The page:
Jan 03 2023

5 Things to Consider Before Modernizing Your Classrooms

Making sure technology is properly addressed in any classroom renovation is no longer optional.

1. What Network Capacity is Needed?

Classrooms are high-density environments, and you should estimate one to two devices per user on the Wi-Fi network. As a starting point, you’ll likely need one access point for every 50 devices. If your calculations call for more than four APs, have a specialist help with placement and product selection. Invest in the newest technologies; Wi-Fi 6 is specifically designed for high-density deployments. High-density environments will also require multigigabit switches and a 10-gigabit-per-second or faster uplink to the network core.

2. How Much Power Will the Students Need?

Students are always using their mobile devices, and while battery life is good, you’ll find that charging ports at student desks will be used all day, every day. If you can build them in, you should. The simplest approach is to run electrical outlets by each student station and let students bring in their own chargers. Integrating these into built-in desks so that they are easy to reach is a good idea. If you have some extra budget, you can use outlets with integrated USB-C connectors.

Click the banner below for exclusive content about emerging technologies in higher education.

3. Do I Need to Accommodate Remote Learning?

Every classroom should be designed to fully accommodate distance learning and lecture recording. Think about capturing video and audio both at the front and rear of the classroom, as well as building in large video monitors. Wire extra network and power cables to some strategic locations at eye level in the front and rear for pan-tilt-zoom cameras. These often require more power than standard Power over Ethernet can deliver.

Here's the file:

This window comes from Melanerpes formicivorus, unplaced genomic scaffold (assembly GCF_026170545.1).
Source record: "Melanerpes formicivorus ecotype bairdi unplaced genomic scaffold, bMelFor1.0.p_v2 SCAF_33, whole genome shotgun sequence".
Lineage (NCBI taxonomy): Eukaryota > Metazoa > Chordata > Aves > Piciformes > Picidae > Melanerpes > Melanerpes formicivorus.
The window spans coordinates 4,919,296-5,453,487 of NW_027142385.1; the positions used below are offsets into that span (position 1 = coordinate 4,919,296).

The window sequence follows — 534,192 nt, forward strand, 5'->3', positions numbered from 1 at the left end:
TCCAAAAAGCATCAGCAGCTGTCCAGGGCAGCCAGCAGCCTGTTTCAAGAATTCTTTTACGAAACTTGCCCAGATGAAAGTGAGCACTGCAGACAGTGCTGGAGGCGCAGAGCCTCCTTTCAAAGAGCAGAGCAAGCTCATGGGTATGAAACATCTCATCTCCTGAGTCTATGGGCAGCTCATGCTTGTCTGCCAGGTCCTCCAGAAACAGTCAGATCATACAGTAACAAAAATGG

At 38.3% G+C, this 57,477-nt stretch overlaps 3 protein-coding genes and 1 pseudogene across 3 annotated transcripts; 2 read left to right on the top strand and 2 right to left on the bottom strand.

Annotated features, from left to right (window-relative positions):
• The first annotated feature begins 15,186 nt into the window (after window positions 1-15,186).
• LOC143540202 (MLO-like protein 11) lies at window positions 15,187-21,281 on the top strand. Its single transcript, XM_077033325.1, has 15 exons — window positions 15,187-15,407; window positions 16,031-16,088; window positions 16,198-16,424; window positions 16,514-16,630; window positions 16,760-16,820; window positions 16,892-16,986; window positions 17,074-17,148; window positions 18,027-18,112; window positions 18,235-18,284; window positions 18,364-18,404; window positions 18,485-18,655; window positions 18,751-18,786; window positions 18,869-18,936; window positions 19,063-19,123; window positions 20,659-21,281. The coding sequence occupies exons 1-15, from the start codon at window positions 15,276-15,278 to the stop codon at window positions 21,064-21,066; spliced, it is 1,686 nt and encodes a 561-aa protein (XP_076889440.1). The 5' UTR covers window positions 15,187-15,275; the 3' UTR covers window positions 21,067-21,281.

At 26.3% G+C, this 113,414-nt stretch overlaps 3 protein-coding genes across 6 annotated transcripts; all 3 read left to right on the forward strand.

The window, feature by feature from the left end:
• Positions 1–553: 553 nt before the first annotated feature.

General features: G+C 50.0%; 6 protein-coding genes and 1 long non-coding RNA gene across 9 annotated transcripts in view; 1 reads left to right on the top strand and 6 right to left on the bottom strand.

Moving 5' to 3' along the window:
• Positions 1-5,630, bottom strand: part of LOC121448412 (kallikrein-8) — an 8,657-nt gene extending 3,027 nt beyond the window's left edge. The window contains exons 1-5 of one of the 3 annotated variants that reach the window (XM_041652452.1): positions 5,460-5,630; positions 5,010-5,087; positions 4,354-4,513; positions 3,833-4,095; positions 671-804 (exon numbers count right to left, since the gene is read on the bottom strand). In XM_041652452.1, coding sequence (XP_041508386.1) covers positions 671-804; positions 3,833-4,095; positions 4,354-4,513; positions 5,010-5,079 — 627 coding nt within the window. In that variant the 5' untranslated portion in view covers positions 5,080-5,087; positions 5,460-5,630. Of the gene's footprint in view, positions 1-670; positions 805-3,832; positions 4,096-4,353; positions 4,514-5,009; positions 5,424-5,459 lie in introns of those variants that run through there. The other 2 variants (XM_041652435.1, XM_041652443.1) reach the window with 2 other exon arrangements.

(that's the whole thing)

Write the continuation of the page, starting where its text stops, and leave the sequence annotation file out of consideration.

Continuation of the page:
4. Can I Do Everything with Wi-Fi?

Plan on students using only Wi-Fi, but instructors’ desks, lecture stands, front walls and any fixed tables should have a generous number of hard-wired Gigabit Ethernet ports with PoE Plus capability. These might be for temporary use, but can also be critical for devices such as video recording or videoconferencing controls or display devices. A few Ethernet jacks at the rear and scattered throughout the student space is also useful for occasional special cases.

WATCH: How one university is designing future-focused learning spaces.

5. Should I Specify All Technology as Part of the Build?

It may be easier on your budget to get a single price for a classroom and the technology that supports it, but this locks you into a particular design and layout. Designing for flexibility and adaptability will lengthen the useful life of the classroom. It’s easier and cheaper to run more wires and power than you need than to customize the classroom perfectly. Instead, consider the main functions you’ll need and make sure you can integrate that technology after construction.

Dotted Yeti/Shutterstock (miniature); Andrey Nikitin/Getty Images (number 5)

Become an Insider

Unlock white papers, personalized recommendations and other premium content for an in-depth look at evolving IT